the Voice of
The Communist League of Revolutionary Workers–Internationalist
“The emancipation of the working class will only be achieved by the working class itself.”
— Karl Marx
Apr 19, 2004
Mel Gibson’s "The Passion of the Christ" was released last month to great fanfare in the media and Christian churches. A lot of attention was given to the idea that in this movie, Gibson presents the details of the torture and death of Jesus in a way that is historically accurate, true to the facts of history.
In fact, nothing could be further from the truth. Historical inaccuracies exist in this movie on all levels.
In order to be "authentic," Gibson has the entire movie spoken in Aramaic, a native language in Palestine of that era, and Latin, the language of Rome. The only problem is–Latin was not spoken in the eastern half of the Roman Empire, where Palestine was situated; Greek was. So, even on this very basic level, Gibson gets it wrong.
Gibson repeats what many Hollywood films have done: his image of Jesus seems taken from Medieval paintings, in his European features and even his blue eyes (although in this movie it’s difficult to tell since they’re usually swollen shut or covered with blood)–rather than the Semitic features that a historical Jesus would have had.
Like the Gospels, the film portrays Pontius Pilate, Roman governor of that sector of the Empire, as a bureaucrat who tried to be fair, but was pushed to crucify Jesus by the scheming Pharisees. In fact, Pilate was known for his brutality. The way he ruled that area was so brutal, in fact, that he was removed from that position before a rebellion would break out.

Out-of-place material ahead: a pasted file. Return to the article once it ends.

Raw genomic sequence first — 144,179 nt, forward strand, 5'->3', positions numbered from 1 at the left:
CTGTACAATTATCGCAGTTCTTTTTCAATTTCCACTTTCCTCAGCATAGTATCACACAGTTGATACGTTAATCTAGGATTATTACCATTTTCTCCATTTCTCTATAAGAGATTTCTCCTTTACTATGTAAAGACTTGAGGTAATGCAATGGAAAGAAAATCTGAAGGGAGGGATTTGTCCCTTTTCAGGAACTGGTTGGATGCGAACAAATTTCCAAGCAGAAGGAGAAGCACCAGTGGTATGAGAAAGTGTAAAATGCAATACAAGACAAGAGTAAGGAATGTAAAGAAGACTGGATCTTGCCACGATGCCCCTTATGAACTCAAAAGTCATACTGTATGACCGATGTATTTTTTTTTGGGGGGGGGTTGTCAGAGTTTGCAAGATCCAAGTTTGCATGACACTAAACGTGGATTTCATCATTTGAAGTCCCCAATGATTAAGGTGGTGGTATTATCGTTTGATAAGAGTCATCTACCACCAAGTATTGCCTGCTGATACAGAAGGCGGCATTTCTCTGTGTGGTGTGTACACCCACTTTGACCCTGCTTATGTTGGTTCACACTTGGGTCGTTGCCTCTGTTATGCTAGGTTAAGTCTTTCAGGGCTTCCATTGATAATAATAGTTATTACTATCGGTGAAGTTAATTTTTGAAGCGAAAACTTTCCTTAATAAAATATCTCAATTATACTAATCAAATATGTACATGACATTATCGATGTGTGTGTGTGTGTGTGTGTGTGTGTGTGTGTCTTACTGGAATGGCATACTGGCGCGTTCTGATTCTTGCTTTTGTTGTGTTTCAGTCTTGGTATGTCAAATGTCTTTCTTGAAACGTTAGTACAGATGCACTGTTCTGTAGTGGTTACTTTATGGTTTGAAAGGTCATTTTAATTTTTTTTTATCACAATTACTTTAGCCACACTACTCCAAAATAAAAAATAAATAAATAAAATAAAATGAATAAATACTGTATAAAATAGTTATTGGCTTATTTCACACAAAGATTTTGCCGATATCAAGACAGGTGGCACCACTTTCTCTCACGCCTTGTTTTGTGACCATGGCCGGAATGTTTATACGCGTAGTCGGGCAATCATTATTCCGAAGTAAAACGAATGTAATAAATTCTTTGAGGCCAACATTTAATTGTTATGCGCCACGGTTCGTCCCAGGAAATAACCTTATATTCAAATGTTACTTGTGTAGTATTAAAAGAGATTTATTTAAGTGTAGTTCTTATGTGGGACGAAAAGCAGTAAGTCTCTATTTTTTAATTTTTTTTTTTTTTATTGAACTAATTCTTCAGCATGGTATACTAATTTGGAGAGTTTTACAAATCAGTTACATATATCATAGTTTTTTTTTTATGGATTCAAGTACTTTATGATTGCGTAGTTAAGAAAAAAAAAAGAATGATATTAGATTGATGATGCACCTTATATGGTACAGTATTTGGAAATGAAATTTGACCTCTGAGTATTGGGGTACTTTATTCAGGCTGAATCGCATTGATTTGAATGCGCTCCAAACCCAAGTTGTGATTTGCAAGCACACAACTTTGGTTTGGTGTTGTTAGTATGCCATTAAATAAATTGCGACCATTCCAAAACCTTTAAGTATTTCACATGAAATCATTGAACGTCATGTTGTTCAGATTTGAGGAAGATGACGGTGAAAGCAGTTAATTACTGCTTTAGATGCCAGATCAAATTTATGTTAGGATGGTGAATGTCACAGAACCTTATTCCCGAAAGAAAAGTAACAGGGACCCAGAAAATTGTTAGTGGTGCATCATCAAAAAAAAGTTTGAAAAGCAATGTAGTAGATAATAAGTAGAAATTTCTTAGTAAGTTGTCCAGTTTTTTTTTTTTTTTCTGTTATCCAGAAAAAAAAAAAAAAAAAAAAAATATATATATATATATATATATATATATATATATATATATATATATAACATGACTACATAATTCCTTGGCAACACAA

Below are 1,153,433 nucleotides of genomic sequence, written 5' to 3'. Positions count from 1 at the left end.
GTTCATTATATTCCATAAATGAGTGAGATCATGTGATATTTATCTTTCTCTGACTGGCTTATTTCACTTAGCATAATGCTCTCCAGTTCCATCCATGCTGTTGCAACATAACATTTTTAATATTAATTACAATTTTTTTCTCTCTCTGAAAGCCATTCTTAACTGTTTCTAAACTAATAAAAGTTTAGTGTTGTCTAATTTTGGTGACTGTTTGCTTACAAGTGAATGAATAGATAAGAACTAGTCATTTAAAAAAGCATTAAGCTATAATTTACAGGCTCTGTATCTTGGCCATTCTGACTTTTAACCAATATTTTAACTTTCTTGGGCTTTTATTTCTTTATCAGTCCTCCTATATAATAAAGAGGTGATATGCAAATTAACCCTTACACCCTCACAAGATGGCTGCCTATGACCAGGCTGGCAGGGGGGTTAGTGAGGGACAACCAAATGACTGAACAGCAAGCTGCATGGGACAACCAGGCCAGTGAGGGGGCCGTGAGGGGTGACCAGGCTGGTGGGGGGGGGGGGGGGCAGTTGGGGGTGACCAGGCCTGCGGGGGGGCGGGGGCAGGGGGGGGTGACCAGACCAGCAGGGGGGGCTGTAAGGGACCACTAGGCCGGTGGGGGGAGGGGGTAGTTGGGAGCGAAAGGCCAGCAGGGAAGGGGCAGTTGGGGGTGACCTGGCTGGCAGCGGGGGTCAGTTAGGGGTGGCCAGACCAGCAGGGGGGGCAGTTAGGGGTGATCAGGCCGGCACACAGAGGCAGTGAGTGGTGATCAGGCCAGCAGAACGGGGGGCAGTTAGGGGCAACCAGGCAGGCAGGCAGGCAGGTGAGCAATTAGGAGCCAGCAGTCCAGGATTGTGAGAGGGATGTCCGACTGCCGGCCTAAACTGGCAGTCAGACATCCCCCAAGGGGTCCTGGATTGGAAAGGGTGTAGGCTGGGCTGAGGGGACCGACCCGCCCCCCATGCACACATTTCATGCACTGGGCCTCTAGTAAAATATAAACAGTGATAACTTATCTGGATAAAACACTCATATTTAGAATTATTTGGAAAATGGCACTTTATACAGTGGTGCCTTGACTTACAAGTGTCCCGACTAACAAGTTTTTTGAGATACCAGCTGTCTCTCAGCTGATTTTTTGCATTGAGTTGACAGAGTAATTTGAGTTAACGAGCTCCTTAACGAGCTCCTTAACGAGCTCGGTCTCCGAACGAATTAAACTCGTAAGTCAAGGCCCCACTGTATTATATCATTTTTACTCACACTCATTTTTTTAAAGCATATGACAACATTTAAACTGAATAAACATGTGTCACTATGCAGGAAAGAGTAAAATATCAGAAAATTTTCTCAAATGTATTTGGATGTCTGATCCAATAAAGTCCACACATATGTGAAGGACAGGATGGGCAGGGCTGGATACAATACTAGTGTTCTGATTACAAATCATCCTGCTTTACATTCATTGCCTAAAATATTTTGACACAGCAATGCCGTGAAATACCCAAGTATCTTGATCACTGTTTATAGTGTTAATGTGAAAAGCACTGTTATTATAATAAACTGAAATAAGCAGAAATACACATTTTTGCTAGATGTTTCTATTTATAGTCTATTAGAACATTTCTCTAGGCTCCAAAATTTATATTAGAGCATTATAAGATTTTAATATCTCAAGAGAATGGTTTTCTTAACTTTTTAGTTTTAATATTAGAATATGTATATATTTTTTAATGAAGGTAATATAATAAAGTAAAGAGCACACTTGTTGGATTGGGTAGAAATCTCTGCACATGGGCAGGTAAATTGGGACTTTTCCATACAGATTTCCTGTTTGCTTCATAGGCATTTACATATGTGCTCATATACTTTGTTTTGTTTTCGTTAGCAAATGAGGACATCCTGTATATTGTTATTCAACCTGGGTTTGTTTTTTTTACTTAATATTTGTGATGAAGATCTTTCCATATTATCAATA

In order to maintain its rule over the widespread corners of its empire, Rome regularly made alliances with the leading religious figures in these areas, like the Pharisees in Judea. It would have been in both their interests to get rid of anyone who might rouse people and disrupt their rule. But in fact, Pilate and the Romans executed a lot of would-be trouble-makers at that time, and certainly did not need to be pushed to do so by the Pharisees.
But in much bigger ways, the film ignores the real history of the time period, and the real conditions in that corner of the Roman Empire. It was these conditions that gave rise to Christianity, and not the personal characteristics of any one preacher of the day.
In fact, conditions were much worse than the movie portrays. Palestine was one of the poorest corners of the Roman Empire, with a few increasingly rich, allied with Rome, separated from a very many desperately poor, who were constantly in danger of being enslaved by Roman forces and sent away to be worked to death. Torture, imprisonment and execution were regularly used by the Roman empire to keep order.
The Jesus cult that became early Christianity was a social and religious movement among these poorest and most destitute people in Palestine. Because of this, they emphasized a communal lifestyle, an opposition to Roman occupation AND the rich, and a desperate hope that a force would come to deliver them from their conditions. And they believed they would be delivered within a few years.
Most of the Gospels were not written until a couple centuries later, though–a time when Christianity was much more accepted by the wealthy, and on its way to becoming the state religion of Rome. It’s an irony of history that a religion born out of a social movement of the poor, against the authority of the Roman Empire, was transformed into an arm of that Empire–and a means of imposing slavery, that is, keeping the poor in their place.
It’s a role it has played ever since.
At the same time, the salvation these desperate people sought was pushed back out of this world, to be expected after their deaths.
The official view of Jesus himself changed over the centuries, from a very human preacher who became a martyr on his death, to a resurrected representative of God, to a mystical part of a Trinitarian God himself.
"The Passion of Christ" and its religious view can only serve to confuse and cloud a truly accurate view of history.